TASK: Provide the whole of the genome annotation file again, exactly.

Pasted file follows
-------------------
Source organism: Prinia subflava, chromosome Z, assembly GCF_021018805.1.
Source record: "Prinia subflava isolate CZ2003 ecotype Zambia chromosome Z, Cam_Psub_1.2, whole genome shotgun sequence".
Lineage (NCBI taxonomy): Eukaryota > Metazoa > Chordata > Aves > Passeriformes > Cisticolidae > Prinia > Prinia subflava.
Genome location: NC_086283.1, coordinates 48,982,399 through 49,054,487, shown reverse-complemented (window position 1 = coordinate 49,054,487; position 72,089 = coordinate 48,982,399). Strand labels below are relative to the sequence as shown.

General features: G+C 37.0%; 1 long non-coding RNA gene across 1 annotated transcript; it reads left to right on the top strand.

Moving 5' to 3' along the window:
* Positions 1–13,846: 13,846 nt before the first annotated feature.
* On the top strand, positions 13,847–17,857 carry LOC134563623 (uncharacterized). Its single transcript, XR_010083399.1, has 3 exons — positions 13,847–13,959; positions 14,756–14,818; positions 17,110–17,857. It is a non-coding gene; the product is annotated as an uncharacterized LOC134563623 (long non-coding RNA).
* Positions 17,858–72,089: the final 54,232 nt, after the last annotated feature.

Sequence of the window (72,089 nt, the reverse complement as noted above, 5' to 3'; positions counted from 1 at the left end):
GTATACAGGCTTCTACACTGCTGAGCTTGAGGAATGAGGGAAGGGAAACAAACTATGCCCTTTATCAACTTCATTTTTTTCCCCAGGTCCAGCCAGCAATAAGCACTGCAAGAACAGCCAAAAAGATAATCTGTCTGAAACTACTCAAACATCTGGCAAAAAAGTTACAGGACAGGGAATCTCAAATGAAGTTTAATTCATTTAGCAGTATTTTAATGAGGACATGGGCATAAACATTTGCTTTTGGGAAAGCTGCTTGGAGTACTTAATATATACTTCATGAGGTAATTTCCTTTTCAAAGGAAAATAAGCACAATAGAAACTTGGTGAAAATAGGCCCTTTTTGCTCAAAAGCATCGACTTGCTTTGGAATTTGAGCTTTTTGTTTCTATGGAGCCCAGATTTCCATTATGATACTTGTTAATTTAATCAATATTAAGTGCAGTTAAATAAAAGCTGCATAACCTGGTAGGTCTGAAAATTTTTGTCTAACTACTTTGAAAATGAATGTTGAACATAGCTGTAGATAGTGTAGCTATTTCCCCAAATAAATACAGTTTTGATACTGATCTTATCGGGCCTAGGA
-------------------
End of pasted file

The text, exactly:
Source organism: Prinia subflava, chromosome Z, assembly GCF_021018805.1.
Source record: "Prinia subflava isolate CZ2003 ecotype Zambia chromosome Z, Cam_Psub_1.2, whole genome shotgun sequence".
Lineage (NCBI taxonomy): Eukaryota > Metazoa > Chordata > Aves > Passeriformes > Cisticolidae > Prinia > Prinia subflava.
Genome location: NC_086283.1, coordinates 48,982,399 through 49,054,487, shown reverse-complemented (window position 1 = coordinate 49,054,487; position 72,089 = coordinate 48,982,399). Strand labels below are relative to the sequence as shown.

General features: G+C 37.0%; 1 long non-coding RNA gene across 1 annotated transcript; it reads left to right on the top strand.

Moving 5' to 3' along the window:
* Positions 1–13,846: 13,846 nt before the first annotated feature.
* On the top strand, positions 13,847–17,857 carry LOC134563623 (uncharacterized). Its single transcript, XR_010083399.1, has 3 exons — positions 13,847–13,959; positions 14,756–14,818; positions 17,110–17,857. It is a non-coding gene; the product is annotated as an uncharacterized LOC134563623 (long non-coding RNA).
* Positions 17,858–72,089: the final 54,232 nt, after the last annotated feature.

Sequence of the window (72,089 nt, the reverse complement as noted above, 5' to 3'; positions counted from 1 at the left end):
GTATACAGGCTTCTACACTGCTGAGCTTGAGGAATGAGGGAAGGGAAACAAACTATGCCCTTTATCAACTTCATTTTTTTCCCCAGGTCCAGCCAGCAATAAGCACTGCAAGAACAGCCAAAAAGATAATCTGTCTGAAACTACTCAAACATCTGGCAAAAAAGTTACAGGACAGGGAATCTCAAATGAAGTTTAATTCATTTAGCAGTATTTTAATGAGGACATGGGCATAAACATTTGCTTTTGGGAAAGCTGCTTGGAGTACTTAATATATACTTCATGAGGTAATTTCCTTTTCAAAGGAAAATAAGCACAATAGAAACTTGGTGAAAATAGGCCCTTTTTGCTCAAAAGCATCGACTTGCTTTGGAATTTGAGCTTTTTGTTTCTATGGAGCCCAGATTTCCATTATGATACTTGTTAATTTAATCAATATTAAGTGCAGTTAAATAAAAGCTGCATAACCTGGTAGGTCTGAAAATTTTTGTCTAACTACTTTGAAAATGAATGTTGAACATAGCTGTAGATAGTGTAGCTATTTCCCCAAATAAATACAGTTTTGATACTGATCTTATCGGGCCTAGGA